The research, led by Aaron Lowen, associate professor of economics at Grand Valley State, provides evidence for the popular but previously untested hypothesis that women's empowerment leads to international athletic success. The authors examined the success of more than 130 nations participating in the Summer Olympics from 1996 through 2012. Similar to previous studies, they found that more populous and wealthier nations were more successful. However, they also showed that another important predictor of success was the Gender Inequality Index or GII. The GII includes information on women's reproductive health, political empowerment and participation in the labor force, and it ranges from 0 (no inequality between genders) to 100 (extreme inequality). The authors found that a 10-point decrease in GII was associated with winning about one extra medal for men and 1.5 medals for women. They found similar results when looking at participation and other measures of success, such as medals won per athlete.
The researchers focused on the Summer Olympics because it is the world's largest elite sports competition in terms of participating individuals and nations and the number of distinct events. The Olympics are also ideal because women's participation has steadily increased to a level that is almost as high as men's.
"Many studies have shown that women's empowerment is linked with economic development and better outcomes for children, but there's been little research on whether it leads to female sports success," said Lowen. "We read claim after claim that it does, so we decided it was worth finding out if it's true. Fortunately, the results turned out to be clear cut. No matter how we conducted the analyses or what measures of success we used, women's empowerment predicted Olympic success."
Besides finding support for the connection between gender equality and Olympic success, there were some unanticipated findings. One was that greater gender equality was also associated with greater success for men, even after controlling other success predictors, such as population and wealth. "The benefit to male athletes was a surprise, and we don't really understand why this occurs," said Lowen. "One idea is that societies that bring women into the workforce generate wealth in ways that are not captured with traditional wealth measures, such as gross domestic product. These societies may afford both men and women greater opportunities for recreational and personal pursuits, including elite athletic training and competition."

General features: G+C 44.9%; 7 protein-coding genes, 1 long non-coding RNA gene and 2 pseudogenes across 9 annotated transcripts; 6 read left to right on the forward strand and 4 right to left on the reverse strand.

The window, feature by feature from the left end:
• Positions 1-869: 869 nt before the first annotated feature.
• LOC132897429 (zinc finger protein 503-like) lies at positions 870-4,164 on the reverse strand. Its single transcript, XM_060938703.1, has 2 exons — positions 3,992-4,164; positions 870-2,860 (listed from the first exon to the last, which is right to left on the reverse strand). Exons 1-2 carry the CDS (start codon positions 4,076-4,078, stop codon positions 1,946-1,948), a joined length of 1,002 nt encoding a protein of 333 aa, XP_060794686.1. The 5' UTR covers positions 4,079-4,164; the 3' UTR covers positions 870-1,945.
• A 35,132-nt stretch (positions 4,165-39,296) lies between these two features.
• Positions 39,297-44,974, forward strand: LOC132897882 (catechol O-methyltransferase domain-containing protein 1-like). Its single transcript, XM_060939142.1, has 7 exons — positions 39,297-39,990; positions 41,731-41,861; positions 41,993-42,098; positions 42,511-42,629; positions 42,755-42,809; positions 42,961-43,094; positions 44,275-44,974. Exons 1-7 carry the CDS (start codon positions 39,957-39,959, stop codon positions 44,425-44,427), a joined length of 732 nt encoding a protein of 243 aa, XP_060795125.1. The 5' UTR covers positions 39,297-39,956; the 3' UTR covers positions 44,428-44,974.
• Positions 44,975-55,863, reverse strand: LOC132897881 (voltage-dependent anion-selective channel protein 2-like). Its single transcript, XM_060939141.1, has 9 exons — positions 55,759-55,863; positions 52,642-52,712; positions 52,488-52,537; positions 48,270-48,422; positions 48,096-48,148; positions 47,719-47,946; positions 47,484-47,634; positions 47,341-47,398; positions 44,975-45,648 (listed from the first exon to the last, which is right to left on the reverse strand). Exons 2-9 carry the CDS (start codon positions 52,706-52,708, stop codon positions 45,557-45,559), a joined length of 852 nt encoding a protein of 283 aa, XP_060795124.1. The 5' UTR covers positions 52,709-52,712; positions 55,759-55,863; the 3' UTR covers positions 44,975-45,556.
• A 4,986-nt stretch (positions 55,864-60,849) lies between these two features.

Another unexpected finding was that there was no "Title IX effect" for U.S. women. The well-known federal law prohibits sexual discrimination in educational opportunities, including sports, and has been credited with the success of U.S. women in international competition. Robert Deaner, associate professor of psychology at Grand Valley State and co-author of the study, said: "Clearly, U.S. women have been remarkably successful in soccer, basketball and many other sports. But once we incorporated other key predictors of Olympic success population, wealth, and women's empowerment we found little evidence that U.S. women are exceptional in comparison to women from other countries or even U.S. men. This doesn't mean Title IX hasn't been important for U.S. women instead it suggests that other countries must have their own means of supporting elite women's sports."
The authors stressed there are still outstanding questions, including the direction of causality. "We've shown that women's empowerment and elite athletic success go together, but we can't say which causes which," said Lowen. "To really get at this issue, we'd need some experimental or exogenous change that directly affected one or the other. For instance, if several nations randomly received significant additional resources for women's sports, we could see if increased women's empowerment followed, or vice versa. This is obviously a difficult question to answer, but it's an important one. It might help policy makers decide where to invest their resources."